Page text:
Spoons - Tori, August 30



For a week we live in the rounded belly harbor

of a cabin in the woods on a lake with a dock

and a tree-lined horizon, sand castles crumbling 

overnight next to bright pink shovels and a wet 

towel turban left behind in a hurry for marshmallows, 

chocolate and maybe graham crackers, the right 

amount of sweet especially if my nephew roasts 

them; he will be on his way to college this time 

next year; he burns them a bubbly golden brown 

like caramel like his hands and face from working 

in the boatyard, except for his feet which are still 

whiter than whipped sugar; his dad palms him a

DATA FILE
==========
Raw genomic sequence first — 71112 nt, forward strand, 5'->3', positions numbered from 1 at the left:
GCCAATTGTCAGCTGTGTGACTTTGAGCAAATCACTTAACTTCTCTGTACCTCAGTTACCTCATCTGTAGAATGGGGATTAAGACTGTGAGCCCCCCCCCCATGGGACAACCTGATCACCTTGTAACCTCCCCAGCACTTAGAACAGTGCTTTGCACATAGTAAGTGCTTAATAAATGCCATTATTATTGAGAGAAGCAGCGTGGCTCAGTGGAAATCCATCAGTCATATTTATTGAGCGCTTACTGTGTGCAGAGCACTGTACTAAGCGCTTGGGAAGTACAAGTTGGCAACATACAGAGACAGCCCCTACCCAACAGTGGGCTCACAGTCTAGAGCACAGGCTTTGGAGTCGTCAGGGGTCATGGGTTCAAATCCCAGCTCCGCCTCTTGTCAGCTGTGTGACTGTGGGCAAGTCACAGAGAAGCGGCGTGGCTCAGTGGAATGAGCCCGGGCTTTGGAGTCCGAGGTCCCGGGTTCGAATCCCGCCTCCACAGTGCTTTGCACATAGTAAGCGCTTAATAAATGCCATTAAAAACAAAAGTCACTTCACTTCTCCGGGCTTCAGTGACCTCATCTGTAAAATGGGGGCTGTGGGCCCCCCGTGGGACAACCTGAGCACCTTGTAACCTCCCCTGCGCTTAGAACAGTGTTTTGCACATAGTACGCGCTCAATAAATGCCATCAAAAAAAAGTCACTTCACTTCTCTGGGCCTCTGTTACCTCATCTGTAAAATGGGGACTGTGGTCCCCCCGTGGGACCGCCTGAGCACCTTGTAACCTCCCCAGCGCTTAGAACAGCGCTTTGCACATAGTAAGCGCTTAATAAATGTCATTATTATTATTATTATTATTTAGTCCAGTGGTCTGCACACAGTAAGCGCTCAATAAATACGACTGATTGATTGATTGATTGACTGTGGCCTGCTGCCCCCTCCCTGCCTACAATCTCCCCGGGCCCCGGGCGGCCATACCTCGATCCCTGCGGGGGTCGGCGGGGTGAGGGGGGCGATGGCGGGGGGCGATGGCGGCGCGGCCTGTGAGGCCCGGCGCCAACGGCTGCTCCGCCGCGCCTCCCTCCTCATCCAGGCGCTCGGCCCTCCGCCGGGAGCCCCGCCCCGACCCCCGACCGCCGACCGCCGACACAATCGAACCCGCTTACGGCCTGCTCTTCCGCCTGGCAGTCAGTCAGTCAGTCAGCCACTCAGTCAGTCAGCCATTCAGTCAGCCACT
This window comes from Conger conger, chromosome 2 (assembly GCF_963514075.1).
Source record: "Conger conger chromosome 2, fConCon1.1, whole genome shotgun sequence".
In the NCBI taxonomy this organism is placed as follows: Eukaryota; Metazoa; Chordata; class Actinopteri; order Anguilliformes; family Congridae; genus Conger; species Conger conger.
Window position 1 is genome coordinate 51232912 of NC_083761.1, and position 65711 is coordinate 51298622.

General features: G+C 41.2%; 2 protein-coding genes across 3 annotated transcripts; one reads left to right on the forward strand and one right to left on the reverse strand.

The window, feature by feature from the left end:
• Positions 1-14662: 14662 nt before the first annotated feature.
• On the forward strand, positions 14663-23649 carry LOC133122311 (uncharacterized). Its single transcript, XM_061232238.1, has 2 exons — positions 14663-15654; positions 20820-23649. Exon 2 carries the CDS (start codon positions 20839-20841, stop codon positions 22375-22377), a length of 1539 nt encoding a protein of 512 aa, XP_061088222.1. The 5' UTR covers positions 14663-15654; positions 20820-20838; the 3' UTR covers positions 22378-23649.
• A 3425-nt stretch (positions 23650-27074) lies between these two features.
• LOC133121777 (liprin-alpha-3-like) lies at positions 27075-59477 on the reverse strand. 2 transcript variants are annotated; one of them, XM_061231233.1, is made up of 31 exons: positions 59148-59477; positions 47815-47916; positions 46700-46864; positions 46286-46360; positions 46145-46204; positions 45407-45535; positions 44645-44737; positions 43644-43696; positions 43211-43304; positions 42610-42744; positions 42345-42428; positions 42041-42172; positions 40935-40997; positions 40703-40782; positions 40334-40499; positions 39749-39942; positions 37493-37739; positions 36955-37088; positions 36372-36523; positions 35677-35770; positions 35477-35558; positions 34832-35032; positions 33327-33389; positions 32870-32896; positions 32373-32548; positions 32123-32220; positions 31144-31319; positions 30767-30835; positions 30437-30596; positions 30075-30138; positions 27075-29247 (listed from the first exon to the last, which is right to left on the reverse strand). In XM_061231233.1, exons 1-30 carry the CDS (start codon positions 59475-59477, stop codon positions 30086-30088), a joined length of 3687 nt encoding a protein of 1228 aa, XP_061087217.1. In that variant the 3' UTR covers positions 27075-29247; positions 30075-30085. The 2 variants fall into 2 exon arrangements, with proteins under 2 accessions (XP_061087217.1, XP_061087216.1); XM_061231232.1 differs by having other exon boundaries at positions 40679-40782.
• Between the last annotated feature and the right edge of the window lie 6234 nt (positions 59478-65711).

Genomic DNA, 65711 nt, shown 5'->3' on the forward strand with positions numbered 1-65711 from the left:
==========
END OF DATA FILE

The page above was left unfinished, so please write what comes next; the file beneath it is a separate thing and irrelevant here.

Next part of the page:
beer which he drinks slowly, holding it by the neck 

like a bugle; water slaps the hull of a boat; a 

descending mooniness traps the open spaces, 

fluttering the birds on the branches which tweet, 

rustle and chirp in the night kitchen where my nieces 

and I sit at the polished plank table playing spoons; 

twin girls aged seven they kneel growing bones on two 

southwest chairs angled close together; my mother, 

ever present at the table, helps with the rules which 

they understand with propped elbows, fanned cards: 

the game begins. Their eager blue-grey eyes wait

for cards passed one by one in the four-cornered

suits: clubs, spades, diamonds, hearts; upside-down

smiles the quick study way they sneak spoons, leaving 

me spectacularly spoonless; oh, auntie, the nieces 

and nephew say, acknowledging our connection, 

the smooth shine slipped under the arms.